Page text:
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Offensive outburst sorely needed

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Ives Galarcep

Ives Galarcep is a 14-year veteran of the American soccer beat. He created and operates the popular American soccer blog, Soccer By Ives, which was voted Best American Soccer Blog by US Soccer in 2008, 2009, and 2010. Ives was also voted Best Football Writer by SoccerLens in 2010. 
 

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Jurgen Klinsmann needed two things from his US national team on Tuesday in Slovenia. He needed goals, and he needed victory to help provide an encouraging finish to a somewhat disappointing first four months as USA head coach.

His team came through on both counts, jumping all over Slovenia with three first-half goals before defensive frailties and an inspired second-half from Slovenia forced the United States to hold on for a 3-2 victory.

Generating goals and scoring chances was the top priority for a team that looked so lifeless offensively against France, and that is what the Americans generated with the help of a formation change and the inclusion of a trio of starters who all enjoyed standout performances.

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Fabian Johnson made his first national team start a memorable one, providing the kind of dynamic spark the team had been lacking from anyone but Clint Dempsey. He moved well, finding dangerous spots on the field, and drew a penalty kick for the eventual match winner.

Edson Buddle was the biggest beneficiary of Klinsmann’s shift to a 4-4-2, following up an encouraging cameo against France with a strong effort playing alongside Jozy Altidore. His long-range blast to open the scoring set the tone for a dynamic display by the 4-1-3-2 system Klinsmann trotted out. With Clint Dempsey and Fabian Johnson moving and combining well, the Slovenia defense was kept on its heels for much of the first half.

The best performance of the day though was turned in by Michael Bradley, who responded from his recent removal as a starter by turning in as thorough and impressive a game as he has had since the 2010 World Cup. Deployed as the right midfielder, but given the freedom to pinch inside, Bradley was a force in possession, keeping the ball moving forward and helping the team enjoy strong spells of possession it never could against France. The most impressive aspect of Bradley’s outing was his set-piece delivery, which was consistently dangerous, as he showed on the corner kick that Clint Dempsey headed home for the team’s second goal.

The three-goal half helped provide a cushion the United States winded up needing against a Slovenia side that pressed matters in the second half. Forward Tim Matavz was a handful, scoring both Slovenia goals and exposing some weaknesses that weren’t all that surprising.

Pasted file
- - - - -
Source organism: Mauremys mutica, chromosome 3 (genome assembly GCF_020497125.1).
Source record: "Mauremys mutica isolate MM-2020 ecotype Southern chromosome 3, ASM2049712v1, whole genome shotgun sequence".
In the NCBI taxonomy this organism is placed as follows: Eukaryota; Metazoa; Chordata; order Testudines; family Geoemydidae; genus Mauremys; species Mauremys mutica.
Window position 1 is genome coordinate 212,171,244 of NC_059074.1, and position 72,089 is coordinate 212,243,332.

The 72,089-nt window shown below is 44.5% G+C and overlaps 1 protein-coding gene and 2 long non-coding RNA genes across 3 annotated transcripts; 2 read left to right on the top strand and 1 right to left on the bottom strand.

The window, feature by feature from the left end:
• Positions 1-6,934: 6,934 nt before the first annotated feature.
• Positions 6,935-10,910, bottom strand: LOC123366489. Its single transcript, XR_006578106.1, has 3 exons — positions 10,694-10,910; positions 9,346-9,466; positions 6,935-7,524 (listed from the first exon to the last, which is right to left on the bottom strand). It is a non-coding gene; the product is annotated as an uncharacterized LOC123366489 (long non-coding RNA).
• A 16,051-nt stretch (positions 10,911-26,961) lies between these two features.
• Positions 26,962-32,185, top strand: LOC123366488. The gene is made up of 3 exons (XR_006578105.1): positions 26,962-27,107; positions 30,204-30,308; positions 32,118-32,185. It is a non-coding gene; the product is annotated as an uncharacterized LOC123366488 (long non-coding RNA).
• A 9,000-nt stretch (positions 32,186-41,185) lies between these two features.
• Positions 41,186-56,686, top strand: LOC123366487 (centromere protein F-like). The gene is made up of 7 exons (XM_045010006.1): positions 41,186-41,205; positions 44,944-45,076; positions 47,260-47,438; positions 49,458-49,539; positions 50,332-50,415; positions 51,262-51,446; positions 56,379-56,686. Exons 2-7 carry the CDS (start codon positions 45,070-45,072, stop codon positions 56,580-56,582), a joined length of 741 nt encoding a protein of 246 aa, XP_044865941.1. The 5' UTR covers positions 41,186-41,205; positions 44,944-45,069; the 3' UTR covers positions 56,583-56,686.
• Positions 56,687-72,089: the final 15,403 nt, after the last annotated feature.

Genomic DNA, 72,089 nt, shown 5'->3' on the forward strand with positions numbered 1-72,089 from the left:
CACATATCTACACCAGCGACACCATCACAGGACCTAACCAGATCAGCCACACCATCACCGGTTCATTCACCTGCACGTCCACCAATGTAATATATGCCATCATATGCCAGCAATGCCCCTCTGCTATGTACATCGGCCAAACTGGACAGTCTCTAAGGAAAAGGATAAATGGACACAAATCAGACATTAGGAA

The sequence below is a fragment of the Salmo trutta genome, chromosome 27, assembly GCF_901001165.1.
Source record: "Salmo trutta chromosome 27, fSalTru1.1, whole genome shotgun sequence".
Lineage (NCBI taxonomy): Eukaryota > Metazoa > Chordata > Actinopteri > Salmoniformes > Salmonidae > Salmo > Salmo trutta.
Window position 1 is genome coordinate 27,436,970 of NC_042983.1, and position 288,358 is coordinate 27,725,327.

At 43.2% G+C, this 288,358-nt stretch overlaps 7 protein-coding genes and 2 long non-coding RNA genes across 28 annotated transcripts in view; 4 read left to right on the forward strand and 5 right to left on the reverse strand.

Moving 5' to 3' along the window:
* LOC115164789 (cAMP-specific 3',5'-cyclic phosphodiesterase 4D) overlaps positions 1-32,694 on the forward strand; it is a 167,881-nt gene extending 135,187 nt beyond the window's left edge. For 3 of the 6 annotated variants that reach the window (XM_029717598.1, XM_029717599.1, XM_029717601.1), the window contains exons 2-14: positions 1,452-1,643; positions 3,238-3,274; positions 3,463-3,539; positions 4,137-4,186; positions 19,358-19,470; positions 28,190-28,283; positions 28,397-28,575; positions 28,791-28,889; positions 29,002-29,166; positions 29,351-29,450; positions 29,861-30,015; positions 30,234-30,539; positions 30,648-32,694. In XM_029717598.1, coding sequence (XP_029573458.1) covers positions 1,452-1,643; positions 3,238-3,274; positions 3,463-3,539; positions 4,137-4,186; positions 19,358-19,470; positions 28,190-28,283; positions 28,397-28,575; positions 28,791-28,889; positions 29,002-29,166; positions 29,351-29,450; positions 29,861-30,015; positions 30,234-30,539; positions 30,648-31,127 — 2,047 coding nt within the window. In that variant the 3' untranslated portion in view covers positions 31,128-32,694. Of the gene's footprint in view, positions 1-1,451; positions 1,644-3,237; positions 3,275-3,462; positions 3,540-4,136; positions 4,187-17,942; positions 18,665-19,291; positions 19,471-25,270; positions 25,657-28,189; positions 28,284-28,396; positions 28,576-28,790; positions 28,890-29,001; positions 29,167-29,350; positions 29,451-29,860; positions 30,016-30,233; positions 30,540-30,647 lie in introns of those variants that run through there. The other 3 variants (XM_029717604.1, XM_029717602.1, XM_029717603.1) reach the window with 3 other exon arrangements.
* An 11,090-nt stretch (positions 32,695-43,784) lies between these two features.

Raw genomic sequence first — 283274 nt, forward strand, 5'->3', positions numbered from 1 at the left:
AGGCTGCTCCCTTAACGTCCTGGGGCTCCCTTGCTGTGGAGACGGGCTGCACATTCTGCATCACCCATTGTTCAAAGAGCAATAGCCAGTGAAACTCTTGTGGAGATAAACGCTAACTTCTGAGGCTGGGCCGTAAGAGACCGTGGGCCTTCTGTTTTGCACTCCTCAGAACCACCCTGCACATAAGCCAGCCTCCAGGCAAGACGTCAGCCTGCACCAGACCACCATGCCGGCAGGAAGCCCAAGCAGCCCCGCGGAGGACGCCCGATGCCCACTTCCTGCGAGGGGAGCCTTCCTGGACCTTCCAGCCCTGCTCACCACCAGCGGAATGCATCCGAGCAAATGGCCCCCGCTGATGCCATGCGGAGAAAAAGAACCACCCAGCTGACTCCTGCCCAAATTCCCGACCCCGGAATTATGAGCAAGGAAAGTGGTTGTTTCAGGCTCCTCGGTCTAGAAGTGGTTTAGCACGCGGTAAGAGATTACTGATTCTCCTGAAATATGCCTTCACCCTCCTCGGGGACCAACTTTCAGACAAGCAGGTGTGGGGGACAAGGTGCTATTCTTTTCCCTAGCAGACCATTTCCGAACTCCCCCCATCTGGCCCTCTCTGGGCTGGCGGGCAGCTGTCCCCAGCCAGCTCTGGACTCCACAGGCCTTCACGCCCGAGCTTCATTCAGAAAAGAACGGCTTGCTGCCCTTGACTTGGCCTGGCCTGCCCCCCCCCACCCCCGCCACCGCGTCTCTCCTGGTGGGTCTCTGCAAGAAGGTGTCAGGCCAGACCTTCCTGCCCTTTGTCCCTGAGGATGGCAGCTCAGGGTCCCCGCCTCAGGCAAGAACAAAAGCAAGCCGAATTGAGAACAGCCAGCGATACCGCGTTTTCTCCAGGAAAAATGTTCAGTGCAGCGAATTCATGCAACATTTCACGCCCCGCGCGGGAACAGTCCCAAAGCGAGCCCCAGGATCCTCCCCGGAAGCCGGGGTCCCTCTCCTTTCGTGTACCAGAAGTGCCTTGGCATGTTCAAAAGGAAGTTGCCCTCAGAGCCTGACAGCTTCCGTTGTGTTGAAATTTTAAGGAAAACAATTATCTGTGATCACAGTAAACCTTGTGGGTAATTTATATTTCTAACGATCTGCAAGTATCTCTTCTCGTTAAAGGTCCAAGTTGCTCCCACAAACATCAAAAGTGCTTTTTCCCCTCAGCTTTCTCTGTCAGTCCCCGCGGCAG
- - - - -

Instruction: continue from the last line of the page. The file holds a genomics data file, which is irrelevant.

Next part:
Chief among them was Tim Chandler’s continued education as a left back. He struggled at times to work with the rest of the back four on keeping a disciplined line, and wound up keeping Matavz onside on his first goal. Chandler struggled, but he struggled on things that can be worked on with time. He still has the tools to be the answer at left back, even hitting a perfect cross with his left foot at one point.

Clarence Goodson’s night was far less encouraging. After a France game that saw a blunder on the game’s lone goal overshadow an otherwise solid outing, Goodson reverted to the kind of shaky form we last saw from him in the 2009 Gold Cup Final. He didn’t look confident at all and was caught out of position on multiple occasions. His lack of pace was exposed at times, particularly when the defense pressed forward and attempted to play a high line, something Slovenia exploited repeatedly.

The match wasn’t Kyle Beckerman’s best since taking over as a starter under Klinsmann either. If anything, his subpar effort made a good case for the notion that Beckerman isn’t the answer as the lone defensive midfielder in a 4-1-3-2 formation. He can pass well given time and space, but he hasn’t really shown the engine to win the battle in central midfield against better opposition, never mind carrying the extra workload that comes in a 4-1-3-2 formation, where he has far more defensive responsibility.

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And that may ultimately be why we shouldn’t get too overly excited about the offensive production generated by Klinsmann’s formation change. While playing two forwards certainly helped create chances in the first half, the reduced numbers in midfield will lead to problems against stronger teams that will be able to put heavy pressure on the U.S. defense.

That may not be an issue for the next round of World Cup qualifying, where Jamaica, Guatemala and Antigua & Barbuda don’t have the weapons to punish an American 4-1-3-2, but Klinsmann must surely be aware that he may not be able to afford the luxury of playing that system against stronger teams.

That aside, there were still plenty of positives to take away from the match. Fabian Johnson looks like a legitimate attacking threat in midfield, Edson Buddle looks good enough to give Klinsmann a forward option besides Altidore, and Michael Bradley is clearly a player who needs to be on the field, looking like a player determined to remain a key member of the national team.

Those are some very good positives to take away from Tuesday’s match, and the high-scoring road win is a perfect ending to a season that needed a strong finish. Klinsmann’s work is just beginning, but he’ll be able to start 2012 with a more favorable vibe surrounding his team thanks to Tuesday’s victory, and an offensive outburst both Klinsmann and his team sorely needed.

Ives Galarcep is a senior writer for FOXSoccer.com covering Major League Soccer and the US National Team.

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